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For Educators
Intro Lesson Plan 1 Lesson Plan 2 Lesson Plan 3
  by Christopher W. Czajka
  • Overview
  • Procedures for Teachers

    While creating the PBS series AFRICAN AMERICAN LIVES, teams of historians, librarians, and researchers examined thousands of photographs, diaries, legal documents, and letters. The evidence of the past -- left behind by those who lived it -- can be an extremely valuable tool for understanding the lives, legacies, and stories of our ancestors and the worlds in which they lived.

    In this lesson, students will develop strategies for investigating history through the examination of artifacts and primary source documents. After completing hands-on introductory activities, students will utilize an online interactivity to test their skills at "reading" primary source photographs and documents. Following the interactivity, students will view segments of African American Lives to discover additional information about the items examined online. As a culminating activity, students will "curate" a photograph, document, or artifact relevant to their personal history or the history of their family.

    This lesson can be used as a pre- or post-viewing activity for the PBS series AFRICAN AMERICAN LIVES, or as an independent lesson for the social studies/history classroom. A basic knowledge of African American history is required for successful completion of the lesson.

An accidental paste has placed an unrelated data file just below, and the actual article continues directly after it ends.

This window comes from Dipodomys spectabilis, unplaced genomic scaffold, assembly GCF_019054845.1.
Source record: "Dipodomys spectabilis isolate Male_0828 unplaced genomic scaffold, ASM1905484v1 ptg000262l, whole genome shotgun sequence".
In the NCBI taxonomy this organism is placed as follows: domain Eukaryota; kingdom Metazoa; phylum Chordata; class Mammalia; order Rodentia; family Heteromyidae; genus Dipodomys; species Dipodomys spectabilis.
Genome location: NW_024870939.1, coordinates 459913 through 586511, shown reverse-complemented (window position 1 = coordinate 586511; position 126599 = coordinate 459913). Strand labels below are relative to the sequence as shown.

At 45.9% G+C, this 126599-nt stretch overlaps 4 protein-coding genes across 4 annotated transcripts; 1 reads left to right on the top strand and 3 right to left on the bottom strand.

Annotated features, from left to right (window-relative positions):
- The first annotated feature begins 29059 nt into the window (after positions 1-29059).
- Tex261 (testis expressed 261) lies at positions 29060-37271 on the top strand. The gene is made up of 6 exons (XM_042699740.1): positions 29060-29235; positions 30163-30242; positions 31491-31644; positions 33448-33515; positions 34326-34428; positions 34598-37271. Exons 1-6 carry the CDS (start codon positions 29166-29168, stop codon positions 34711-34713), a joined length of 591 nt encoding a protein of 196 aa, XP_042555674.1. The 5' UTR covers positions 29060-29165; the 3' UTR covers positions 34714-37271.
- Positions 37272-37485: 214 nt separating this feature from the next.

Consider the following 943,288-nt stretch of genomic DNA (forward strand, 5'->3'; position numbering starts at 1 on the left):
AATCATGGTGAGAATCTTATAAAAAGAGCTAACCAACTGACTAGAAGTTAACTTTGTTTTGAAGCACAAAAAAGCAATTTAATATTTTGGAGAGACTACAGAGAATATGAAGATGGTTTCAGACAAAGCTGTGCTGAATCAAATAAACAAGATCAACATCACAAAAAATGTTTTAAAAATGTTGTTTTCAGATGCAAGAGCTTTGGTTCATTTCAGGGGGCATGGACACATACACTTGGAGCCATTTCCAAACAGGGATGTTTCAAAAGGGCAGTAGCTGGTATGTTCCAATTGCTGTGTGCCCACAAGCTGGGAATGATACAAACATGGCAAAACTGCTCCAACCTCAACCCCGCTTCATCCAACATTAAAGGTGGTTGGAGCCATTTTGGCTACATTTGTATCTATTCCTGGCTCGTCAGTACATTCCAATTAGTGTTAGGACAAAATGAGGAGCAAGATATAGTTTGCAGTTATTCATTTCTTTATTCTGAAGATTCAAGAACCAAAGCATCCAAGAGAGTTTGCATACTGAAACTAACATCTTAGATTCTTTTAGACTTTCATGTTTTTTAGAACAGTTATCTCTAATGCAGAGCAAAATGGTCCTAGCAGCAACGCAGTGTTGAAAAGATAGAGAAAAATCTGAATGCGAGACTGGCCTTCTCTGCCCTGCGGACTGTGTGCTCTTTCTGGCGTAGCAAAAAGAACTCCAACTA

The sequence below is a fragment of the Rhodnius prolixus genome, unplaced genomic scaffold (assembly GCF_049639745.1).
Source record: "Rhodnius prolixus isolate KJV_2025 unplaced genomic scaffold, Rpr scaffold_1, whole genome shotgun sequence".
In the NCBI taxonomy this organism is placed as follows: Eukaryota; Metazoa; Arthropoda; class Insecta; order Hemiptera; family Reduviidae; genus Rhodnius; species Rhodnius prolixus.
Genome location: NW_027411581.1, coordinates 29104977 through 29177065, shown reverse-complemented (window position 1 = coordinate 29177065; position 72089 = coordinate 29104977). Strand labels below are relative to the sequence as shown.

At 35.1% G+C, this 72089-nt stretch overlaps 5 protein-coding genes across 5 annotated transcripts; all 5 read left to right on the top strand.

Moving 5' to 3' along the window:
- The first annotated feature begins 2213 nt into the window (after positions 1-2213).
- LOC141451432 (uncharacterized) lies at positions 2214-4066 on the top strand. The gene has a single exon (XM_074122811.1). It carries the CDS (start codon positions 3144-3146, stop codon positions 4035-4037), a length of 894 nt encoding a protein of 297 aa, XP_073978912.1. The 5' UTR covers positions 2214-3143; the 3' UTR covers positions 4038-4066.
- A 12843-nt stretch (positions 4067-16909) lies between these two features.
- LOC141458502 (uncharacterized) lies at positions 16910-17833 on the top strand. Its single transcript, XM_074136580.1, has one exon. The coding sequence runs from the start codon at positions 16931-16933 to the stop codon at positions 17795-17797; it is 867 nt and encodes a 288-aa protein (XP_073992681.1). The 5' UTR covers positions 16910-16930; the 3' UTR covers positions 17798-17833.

Grade Level: 6-8

    Time Allotment: Three 45-minute class periods (excluding homework time for Culminating Activity)

    Subject Matter: History/Social Studies


    LEARNING OBJECTIVES

    Students will be able to:

  • Define "primary source," as well as how it applies to photographs, documents, and other artifacts;

  • Utilize visual and textual cues to develop understanding of primary source documents and photographs;

  • Synthesize information from a primary source document into a written account;

  • Discuss the role of photographs, documents, and artifacts in preserving history;

  • Develop an understanding of how photographs, documents, and artifacts can be preserved for future generations;

  • Make critical decisions on items to leave behind to preserve personal or family history.


    STANDARDS

    From the National Standards for History for grades 5-12, available online at

    http://www.sscnet.ucla.edu/nchs/standards

    Standard 2. The student thinks chronologically. Therefore, the student is able to appreciate historical perspectives describing the past on its own terms, through the eyes and experiences of those who were there, as revealed through their literature, diaries, letters, debates, arts, artifacts, and the like.

    Standard 3. The student engages in historical analysis and interpretation. Therefore, the student is able to consider multiple perspectives of various peoples in the past by demonstrating their differing motives, beliefs, interests, hopes, and fears.

    Standard 4. The student conducts historical research. Therefore, the student is able to obtain historical data from a variety of sources, including: library and museum collections, historic sites, historical photos, journals, diaries, eyewitness accounts, newspapers, and the like; documentary films, oral testimony from living witnesses, censuses, tax records, city directories, statistical compilations, and economic indicators.